Vim 101: Pasting Into Command-line Mode

There are times when you're tempted to lift your hand from the keyboard to the mouse, idly wondering if there's a better way. One such case is taking text from a buffer and placing it into Command-line mode. For example, performing text substitution with %s, or invoking a shell command with :!. Many Vim users will reach for the mouse and use the operating system's copy and paste feature to do this, but there's a quicker way provided by Vim's registers.

The CTRL-R (:help i_CTRL-R) command can insert the contents of a register in Insert or Replace mode. This is known as a "special key" (:help ins-special-keys). The great thing about this shortcut is you can reuse it to put registers into Command-line mode. For example, let's say you've got some text you want to search for in a buffer. First yank the text into a register, and then paste it with CTRL-R:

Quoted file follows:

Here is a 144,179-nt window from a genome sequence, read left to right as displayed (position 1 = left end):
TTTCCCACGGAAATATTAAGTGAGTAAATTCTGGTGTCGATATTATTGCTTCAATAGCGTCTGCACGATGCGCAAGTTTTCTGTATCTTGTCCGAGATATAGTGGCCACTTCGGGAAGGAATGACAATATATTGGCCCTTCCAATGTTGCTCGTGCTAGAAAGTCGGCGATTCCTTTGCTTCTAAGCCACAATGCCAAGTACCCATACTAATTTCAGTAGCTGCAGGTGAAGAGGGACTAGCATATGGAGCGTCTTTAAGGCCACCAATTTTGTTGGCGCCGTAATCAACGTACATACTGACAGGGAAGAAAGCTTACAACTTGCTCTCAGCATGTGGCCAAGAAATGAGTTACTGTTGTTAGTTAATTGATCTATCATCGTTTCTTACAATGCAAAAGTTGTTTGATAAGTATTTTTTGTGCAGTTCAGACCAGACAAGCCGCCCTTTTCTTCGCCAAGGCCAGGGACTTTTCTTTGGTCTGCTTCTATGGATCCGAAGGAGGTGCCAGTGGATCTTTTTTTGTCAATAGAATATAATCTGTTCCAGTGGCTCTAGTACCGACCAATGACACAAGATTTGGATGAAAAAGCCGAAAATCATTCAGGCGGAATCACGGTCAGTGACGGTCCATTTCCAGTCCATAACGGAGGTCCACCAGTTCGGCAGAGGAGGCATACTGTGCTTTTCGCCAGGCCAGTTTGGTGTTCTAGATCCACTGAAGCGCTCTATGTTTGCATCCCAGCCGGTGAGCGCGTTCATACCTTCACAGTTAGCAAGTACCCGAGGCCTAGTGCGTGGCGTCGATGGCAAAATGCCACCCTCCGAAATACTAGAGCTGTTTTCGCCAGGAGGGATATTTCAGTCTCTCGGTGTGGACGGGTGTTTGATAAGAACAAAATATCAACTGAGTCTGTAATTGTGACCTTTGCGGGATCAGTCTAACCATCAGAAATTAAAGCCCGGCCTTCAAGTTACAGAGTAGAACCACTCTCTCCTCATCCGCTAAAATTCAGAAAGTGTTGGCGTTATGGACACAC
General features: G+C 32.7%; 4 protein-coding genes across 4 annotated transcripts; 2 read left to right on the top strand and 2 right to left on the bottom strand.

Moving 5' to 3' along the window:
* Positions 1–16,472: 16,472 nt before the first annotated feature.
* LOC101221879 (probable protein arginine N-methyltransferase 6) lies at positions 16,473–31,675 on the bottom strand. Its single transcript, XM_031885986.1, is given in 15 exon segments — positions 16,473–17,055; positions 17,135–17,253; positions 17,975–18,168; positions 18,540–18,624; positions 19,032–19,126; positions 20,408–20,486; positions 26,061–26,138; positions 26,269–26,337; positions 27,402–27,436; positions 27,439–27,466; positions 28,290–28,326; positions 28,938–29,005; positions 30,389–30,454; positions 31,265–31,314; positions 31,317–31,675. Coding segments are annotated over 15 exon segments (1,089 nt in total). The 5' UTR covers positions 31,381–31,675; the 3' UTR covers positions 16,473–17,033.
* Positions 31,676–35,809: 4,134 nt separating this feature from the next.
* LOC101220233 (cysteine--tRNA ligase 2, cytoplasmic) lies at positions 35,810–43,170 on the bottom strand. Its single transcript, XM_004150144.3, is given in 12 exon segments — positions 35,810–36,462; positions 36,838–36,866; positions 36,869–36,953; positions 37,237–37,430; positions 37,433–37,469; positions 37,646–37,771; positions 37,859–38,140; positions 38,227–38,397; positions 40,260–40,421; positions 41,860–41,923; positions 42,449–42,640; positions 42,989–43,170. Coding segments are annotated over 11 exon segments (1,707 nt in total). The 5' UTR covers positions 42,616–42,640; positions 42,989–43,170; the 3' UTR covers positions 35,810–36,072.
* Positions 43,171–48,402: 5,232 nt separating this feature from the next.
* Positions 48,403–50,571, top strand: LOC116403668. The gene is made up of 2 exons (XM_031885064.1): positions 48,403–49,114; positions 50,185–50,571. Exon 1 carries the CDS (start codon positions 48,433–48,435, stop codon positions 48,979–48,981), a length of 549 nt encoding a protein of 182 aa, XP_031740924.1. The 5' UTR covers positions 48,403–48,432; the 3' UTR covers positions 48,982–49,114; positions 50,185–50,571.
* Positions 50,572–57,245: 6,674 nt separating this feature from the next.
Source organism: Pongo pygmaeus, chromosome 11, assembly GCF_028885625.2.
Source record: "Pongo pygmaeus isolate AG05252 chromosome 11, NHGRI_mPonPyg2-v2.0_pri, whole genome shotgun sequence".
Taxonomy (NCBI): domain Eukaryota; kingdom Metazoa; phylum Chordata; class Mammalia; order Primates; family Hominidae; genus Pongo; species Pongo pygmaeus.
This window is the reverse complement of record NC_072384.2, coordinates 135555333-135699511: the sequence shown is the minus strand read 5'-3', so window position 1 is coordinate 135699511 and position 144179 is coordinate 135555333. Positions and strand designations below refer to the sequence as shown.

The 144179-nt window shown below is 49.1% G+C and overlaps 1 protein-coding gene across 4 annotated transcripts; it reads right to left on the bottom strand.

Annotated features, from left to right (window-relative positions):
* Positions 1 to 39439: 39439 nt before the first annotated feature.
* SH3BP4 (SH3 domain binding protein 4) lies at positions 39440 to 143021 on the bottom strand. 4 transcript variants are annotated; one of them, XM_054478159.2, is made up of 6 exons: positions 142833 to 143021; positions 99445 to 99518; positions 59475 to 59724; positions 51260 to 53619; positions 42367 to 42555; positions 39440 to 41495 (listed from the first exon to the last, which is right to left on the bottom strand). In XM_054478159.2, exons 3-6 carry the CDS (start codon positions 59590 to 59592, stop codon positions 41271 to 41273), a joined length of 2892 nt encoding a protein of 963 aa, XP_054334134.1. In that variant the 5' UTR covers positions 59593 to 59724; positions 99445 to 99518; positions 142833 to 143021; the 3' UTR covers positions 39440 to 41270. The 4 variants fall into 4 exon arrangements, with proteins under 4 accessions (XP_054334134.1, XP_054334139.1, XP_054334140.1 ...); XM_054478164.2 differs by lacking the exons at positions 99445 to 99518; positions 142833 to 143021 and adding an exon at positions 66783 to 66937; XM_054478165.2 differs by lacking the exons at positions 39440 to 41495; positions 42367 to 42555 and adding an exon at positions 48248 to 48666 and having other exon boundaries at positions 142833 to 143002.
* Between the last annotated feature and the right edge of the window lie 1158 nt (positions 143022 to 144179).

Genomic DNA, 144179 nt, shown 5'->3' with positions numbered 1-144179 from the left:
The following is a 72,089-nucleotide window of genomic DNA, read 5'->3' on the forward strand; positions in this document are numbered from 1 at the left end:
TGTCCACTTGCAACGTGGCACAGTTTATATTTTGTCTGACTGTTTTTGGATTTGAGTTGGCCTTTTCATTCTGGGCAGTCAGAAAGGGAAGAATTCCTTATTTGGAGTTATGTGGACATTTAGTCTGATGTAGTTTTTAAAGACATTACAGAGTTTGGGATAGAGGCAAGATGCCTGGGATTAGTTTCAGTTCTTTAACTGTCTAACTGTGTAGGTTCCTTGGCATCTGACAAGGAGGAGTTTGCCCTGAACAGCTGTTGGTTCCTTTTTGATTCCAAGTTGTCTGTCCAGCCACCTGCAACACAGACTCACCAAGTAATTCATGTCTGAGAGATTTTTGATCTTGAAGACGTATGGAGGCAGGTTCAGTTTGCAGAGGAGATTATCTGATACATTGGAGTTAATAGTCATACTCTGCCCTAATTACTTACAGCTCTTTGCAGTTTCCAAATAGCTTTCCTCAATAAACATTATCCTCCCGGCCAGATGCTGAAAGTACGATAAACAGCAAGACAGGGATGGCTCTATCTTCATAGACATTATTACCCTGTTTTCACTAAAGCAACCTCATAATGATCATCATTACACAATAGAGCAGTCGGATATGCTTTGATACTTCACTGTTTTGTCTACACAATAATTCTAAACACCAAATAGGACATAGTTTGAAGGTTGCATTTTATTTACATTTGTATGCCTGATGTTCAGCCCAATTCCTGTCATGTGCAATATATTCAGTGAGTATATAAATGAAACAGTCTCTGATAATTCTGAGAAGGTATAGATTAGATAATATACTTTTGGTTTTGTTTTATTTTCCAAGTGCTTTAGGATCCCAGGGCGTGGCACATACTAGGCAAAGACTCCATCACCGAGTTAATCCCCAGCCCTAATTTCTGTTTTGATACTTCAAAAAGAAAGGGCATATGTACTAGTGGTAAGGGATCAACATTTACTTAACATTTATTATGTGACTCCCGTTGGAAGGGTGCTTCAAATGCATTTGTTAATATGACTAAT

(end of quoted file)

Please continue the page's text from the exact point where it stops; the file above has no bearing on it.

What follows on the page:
• In Normal mode, type "ayw to yank a word
  • Press escape, and then / to search
  • Then press CTRL-R and a to put register a

A shorter way to do this is to use the default register. Typing yw will yank up to the word boundary into the default register, and then typing CTRL-R_" will put it into the command-line. It's worth practicing using this, particularly if you haven't got used to working with registers yet.

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